The EU needs a new narrative on migration. Will the European Agenda on Migration meet the challenge?
by Philippe Fargues
Director, Migration Policy Centre
14 May 2015
The glass seems more empty than full and there are reasons to fear that the European Agenda on Migration released on 13 May will not be up to the migration challenges that Europe faces.
The agenda was released in the context of an authentic emergency, with 5,000 migrants drowned in the Mediterranean over the last 12 months. It comes just two days after Ms Mogherini, the High Representative of EU for Foreign Affairs, returned from the United Nations with no green light to undertake military operations to destroy the smugglers’ boats. While destroying the boats on the Libyan shore would have been the worst possible way forward (depriving the migrants of their only way to escape Libya where we know that they are at the mercy of ruthless militias), sinking the boats off the Libyan shore and rescuing the people on board would have amounted to an (almost safe) corridor to Europe.
The Agenda does not, though, go that far. It extends the budget and mandate of the Frontex search and rescue operation, but not even up to the level of the discontinued Italian Mare Nostrum. This means that we must expect more lives to be lost. The Agenda also foresees a mechanism for mandatory relocation quotas to tackle large numbers of arrivals and to distribute them between the Member States, therefore reinforcing intra-EU solidarity. This is very good news. However, regarding extra-EU solidarity with first countries of asylum, the opening of 20,000 places for resettlement in the 28 Member States looks like a drop in the ocean, given the unbearable pressure exerted by refugees on Europe’s neighbours. There are, for example, four million Syrian refugees at our external borders. Moreover, the UK Home Secretary almost immediately broke ranks with her EU partners, declaring that her country was not backing a rescue at sea plan that attracts economic migrants. The EU should, rather, work, she claimed, at creating safe landing sites to send rescued migrants back to North Africa and from there to their country of origin.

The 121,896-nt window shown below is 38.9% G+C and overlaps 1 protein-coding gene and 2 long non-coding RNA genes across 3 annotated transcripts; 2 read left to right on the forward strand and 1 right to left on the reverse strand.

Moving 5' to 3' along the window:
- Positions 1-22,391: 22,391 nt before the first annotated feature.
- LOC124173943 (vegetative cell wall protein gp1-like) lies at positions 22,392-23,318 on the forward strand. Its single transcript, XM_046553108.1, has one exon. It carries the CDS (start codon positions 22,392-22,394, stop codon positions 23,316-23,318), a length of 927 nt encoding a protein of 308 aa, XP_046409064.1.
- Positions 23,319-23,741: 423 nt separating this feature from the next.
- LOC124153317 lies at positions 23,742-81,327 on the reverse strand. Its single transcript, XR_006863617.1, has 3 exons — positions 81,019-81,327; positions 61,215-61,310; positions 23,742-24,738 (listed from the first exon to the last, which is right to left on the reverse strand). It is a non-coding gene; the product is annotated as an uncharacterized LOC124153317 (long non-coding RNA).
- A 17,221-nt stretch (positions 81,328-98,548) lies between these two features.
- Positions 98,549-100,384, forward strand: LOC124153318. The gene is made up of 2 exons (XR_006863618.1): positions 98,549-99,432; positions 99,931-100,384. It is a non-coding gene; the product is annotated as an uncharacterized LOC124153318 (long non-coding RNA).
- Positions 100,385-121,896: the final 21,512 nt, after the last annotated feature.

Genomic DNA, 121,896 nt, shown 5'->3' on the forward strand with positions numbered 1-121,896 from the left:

The Agenda is not limited to addressing the emergency in the Mediterranean. Prepared since Mr Juncker took office last summer, it includes a section on “four pillars to manage migration better”: 1) reducing the incentives for irregular migration through partnership with countries of origin and transit, the fight against traffickers and the return of irregular migrants; 2) border management including strengthening the capacity of third countries to manage their borders; 3) implementation of the Common European Asylum System; and 4) a new policy on legal migration.
The last point was expected to address a fundamental discrepancy: between present circumstances (two-digit unemployment levels that make the immigrant a competitor in the eyes of natives) and structural trends (Europe’s demographic predicament with population ageing and population shrinkage eroding our innovative capacity, that makes the immigrant a potential asset). Evidence shows that migrants do not steal natives’ jobs and we can assume that the economic crisis will pass. However, we already know that the demographic predicament will, instead, gain ominous momentum in the next two decades and that immigration must be part of the response. The Agenda fails to look-forward, then. The measures it lists are a timid revamping of existing tools, from the Blue card to EURES (Europe’s Job Mobility Portal). We look in vain for ideas to inspire a new narrative on migration. The immediate response the Agenda brings needs to be complemented with a longer term approach.
MPC Policy Briefs on the European Agenda on Migration